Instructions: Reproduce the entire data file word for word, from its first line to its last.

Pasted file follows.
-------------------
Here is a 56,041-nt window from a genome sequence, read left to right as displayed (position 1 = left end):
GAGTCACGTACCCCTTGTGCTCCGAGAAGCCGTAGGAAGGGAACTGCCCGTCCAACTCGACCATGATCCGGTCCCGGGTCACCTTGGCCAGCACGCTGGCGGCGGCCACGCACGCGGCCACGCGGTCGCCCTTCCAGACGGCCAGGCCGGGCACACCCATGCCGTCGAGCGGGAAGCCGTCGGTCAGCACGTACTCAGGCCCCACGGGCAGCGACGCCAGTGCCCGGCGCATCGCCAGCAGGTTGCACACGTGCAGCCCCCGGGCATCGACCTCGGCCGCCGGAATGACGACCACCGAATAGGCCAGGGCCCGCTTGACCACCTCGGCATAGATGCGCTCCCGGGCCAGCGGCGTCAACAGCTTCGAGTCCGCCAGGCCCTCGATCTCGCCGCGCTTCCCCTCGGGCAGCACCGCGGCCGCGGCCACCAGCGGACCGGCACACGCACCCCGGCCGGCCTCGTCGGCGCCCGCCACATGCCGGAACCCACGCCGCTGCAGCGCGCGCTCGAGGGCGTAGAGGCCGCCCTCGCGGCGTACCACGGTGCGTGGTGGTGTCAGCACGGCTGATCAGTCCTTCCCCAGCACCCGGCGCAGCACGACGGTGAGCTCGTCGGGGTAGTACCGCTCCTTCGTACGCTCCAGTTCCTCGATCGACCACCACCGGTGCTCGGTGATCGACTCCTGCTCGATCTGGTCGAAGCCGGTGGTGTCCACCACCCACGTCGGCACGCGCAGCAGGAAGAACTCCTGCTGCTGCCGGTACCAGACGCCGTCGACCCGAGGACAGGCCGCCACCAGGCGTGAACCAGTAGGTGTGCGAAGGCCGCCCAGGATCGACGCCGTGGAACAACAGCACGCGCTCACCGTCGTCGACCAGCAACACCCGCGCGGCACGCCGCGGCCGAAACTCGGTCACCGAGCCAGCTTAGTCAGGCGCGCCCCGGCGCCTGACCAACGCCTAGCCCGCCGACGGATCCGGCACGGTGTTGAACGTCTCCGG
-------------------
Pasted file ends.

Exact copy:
Here is a 56,041-nt window from a genome sequence, read left to right as displayed (position 1 = left end):
GAGTCACGTACCCCTTGTGCTCCGAGAAGCCGTAGGAAGGGAACTGCCCGTCCAACTCGACCATGATCCGGTCCCGGGTCACCTTGGCCAGCACGCTGGCGGCGGCCACGCACGCGGCCACGCGGTCGCCCTTCCAGACGGCCAGGCCGGGCACACCCATGCCGTCGAGCGGGAAGCCGTCGGTCAGCACGTACTCAGGCCCCACGGGCAGCGACGCCAGTGCCCGGCGCATCGCCAGCAGGTTGCACACGTGCAGCCCCCGGGCATCGACCTCGGCCGCCGGAATGACGACCACCGAATAGGCCAGGGCCCGCTTGACCACCTCGGCATAGATGCGCTCCCGGGCCAGCGGCGTCAACAGCTTCGAGTCCGCCAGGCCCTCGATCTCGCCGCGCTTCCCCTCGGGCAGCACCGCGGCCGCGGCCACCAGCGGACCGGCACACGCACCCCGGCCGGCCTCGTCGGCGCCCGCCACATGCCGGAACCCACGCCGCTGCAGCGCGCGCTCGAGGGCGTAGAGGCCGCCCTCGCGGCGTACCACGGTGCGTGGTGGTGTCAGCACGGCTGATCAGTCCTTCCCCAGCACCCGGCGCAGCACGACGGTGAGCTCGTCGGGGTAGTACCGCTCCTTCGTACGCTCCAGTTCCTCGATCGACCACCACCGGTGCTCGGTGATCGACTCCTGCTCGATCTGGTCGAAGCCGGTGGTGTCCACCACCCACGTCGGCACGCGCAGCAGGAAGAACTCCTGCTGCTGCCGGTACCAGACGCCGTCGACCCGAGGACAGGCCGCCACCAGGCGTGAACCAGTAGGTGTGCGAAGGCCGCCCAGGATCGACGCCGTGGAACAACAGCACGCGCTCACCGTCGTCGACCAGCAACACCCGCGCGGCACGCCGCGGCCGAAACTCGGTCACCGAGCCAGCTTAGTCAGGCGCGCCCCGGCGCCTGACCAACGCCTAGCCCGCCGACGGATCCGGCACGGTGTTGAACGTCTCCGG